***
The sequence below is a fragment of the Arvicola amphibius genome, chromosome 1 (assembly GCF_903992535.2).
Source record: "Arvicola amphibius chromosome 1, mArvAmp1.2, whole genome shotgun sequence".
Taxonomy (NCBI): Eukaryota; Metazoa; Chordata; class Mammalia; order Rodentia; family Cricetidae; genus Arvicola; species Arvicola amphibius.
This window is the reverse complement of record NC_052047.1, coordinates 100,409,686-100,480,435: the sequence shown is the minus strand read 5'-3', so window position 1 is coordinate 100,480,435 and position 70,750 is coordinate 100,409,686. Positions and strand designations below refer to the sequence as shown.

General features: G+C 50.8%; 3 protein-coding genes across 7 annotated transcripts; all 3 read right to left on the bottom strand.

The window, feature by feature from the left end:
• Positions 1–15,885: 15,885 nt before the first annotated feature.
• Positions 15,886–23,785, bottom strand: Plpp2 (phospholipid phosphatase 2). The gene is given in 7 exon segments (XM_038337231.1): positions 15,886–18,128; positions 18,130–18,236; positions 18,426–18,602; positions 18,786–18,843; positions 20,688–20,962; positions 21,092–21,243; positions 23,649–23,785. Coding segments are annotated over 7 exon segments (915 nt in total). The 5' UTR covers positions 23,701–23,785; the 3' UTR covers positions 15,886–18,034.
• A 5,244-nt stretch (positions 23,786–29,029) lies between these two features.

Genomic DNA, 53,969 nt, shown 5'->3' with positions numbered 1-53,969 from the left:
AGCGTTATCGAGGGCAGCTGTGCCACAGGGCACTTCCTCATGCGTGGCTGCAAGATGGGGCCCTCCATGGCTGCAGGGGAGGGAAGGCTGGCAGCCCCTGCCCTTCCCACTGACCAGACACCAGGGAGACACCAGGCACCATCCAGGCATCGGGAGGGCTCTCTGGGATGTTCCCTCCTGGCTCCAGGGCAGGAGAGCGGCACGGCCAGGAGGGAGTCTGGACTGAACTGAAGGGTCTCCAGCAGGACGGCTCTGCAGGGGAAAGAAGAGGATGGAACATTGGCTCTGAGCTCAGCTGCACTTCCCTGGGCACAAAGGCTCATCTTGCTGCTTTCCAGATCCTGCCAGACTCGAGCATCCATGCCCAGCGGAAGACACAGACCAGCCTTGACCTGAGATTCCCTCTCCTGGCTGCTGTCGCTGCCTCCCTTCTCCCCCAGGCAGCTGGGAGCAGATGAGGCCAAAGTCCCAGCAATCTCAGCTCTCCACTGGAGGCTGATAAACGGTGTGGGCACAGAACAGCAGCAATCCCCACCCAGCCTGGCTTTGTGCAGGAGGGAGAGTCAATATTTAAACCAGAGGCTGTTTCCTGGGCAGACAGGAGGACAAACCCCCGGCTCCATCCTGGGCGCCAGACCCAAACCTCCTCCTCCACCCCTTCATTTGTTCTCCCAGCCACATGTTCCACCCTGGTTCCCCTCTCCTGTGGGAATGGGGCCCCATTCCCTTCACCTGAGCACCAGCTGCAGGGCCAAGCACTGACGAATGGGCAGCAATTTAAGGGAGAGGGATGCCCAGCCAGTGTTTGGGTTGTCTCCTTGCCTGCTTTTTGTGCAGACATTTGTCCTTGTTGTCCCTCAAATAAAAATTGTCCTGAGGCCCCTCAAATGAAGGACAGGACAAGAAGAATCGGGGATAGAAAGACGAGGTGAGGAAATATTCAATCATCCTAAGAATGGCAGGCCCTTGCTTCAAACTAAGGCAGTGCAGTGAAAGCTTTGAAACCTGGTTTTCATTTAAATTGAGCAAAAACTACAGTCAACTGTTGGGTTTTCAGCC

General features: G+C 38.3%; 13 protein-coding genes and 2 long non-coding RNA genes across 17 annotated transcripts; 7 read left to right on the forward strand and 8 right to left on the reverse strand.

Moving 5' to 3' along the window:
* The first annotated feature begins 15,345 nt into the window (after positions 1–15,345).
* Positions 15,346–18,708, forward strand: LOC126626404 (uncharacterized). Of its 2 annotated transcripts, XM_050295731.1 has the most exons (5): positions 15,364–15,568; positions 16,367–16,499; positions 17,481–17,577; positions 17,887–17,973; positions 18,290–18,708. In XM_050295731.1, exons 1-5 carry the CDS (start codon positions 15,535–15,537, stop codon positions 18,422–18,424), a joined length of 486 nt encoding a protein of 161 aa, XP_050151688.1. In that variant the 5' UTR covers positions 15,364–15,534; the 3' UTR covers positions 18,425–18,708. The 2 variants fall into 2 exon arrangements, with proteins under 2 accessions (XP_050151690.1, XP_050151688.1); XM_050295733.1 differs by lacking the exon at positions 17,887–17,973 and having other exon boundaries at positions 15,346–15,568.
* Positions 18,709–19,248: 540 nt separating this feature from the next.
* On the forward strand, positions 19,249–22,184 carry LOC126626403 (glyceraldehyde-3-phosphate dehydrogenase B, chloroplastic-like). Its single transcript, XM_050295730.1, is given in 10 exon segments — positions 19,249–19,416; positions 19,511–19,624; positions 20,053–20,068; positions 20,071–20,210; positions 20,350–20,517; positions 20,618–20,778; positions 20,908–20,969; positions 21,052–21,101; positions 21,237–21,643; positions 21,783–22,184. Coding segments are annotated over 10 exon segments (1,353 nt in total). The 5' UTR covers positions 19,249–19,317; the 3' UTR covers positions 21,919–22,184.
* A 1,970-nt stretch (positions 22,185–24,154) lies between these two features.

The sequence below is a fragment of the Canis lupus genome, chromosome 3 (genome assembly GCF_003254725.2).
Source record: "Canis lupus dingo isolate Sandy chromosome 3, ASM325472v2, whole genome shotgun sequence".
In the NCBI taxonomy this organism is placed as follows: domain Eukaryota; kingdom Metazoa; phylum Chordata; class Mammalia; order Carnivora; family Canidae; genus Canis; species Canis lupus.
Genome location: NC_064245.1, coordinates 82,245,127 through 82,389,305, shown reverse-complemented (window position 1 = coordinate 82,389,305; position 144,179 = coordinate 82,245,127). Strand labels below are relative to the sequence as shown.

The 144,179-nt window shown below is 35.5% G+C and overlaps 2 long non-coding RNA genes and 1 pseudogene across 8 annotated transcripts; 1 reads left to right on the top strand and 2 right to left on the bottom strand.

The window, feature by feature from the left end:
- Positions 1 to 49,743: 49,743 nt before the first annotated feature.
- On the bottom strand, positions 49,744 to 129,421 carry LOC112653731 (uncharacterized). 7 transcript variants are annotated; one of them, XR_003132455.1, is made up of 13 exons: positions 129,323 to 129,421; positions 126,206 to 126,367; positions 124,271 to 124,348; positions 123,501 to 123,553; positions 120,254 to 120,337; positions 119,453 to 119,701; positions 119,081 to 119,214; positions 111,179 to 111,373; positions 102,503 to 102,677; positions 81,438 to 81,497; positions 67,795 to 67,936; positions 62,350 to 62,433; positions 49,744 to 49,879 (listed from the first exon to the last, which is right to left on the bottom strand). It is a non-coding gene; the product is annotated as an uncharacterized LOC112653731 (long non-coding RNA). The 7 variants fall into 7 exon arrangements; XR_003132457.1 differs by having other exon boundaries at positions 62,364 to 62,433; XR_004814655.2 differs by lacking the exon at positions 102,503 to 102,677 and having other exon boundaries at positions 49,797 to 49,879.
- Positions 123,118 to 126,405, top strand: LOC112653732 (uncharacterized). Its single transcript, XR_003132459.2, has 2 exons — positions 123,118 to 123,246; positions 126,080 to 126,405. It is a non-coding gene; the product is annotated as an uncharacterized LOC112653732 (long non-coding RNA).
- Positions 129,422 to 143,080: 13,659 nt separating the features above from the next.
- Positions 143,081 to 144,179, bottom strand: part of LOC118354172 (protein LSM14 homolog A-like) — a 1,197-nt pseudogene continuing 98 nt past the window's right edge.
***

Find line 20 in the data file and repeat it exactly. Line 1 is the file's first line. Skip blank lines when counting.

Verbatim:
Source record: "Canis lupus dingo isolate Sandy chromosome 3, ASM325472v2, whole genome shotgun sequence".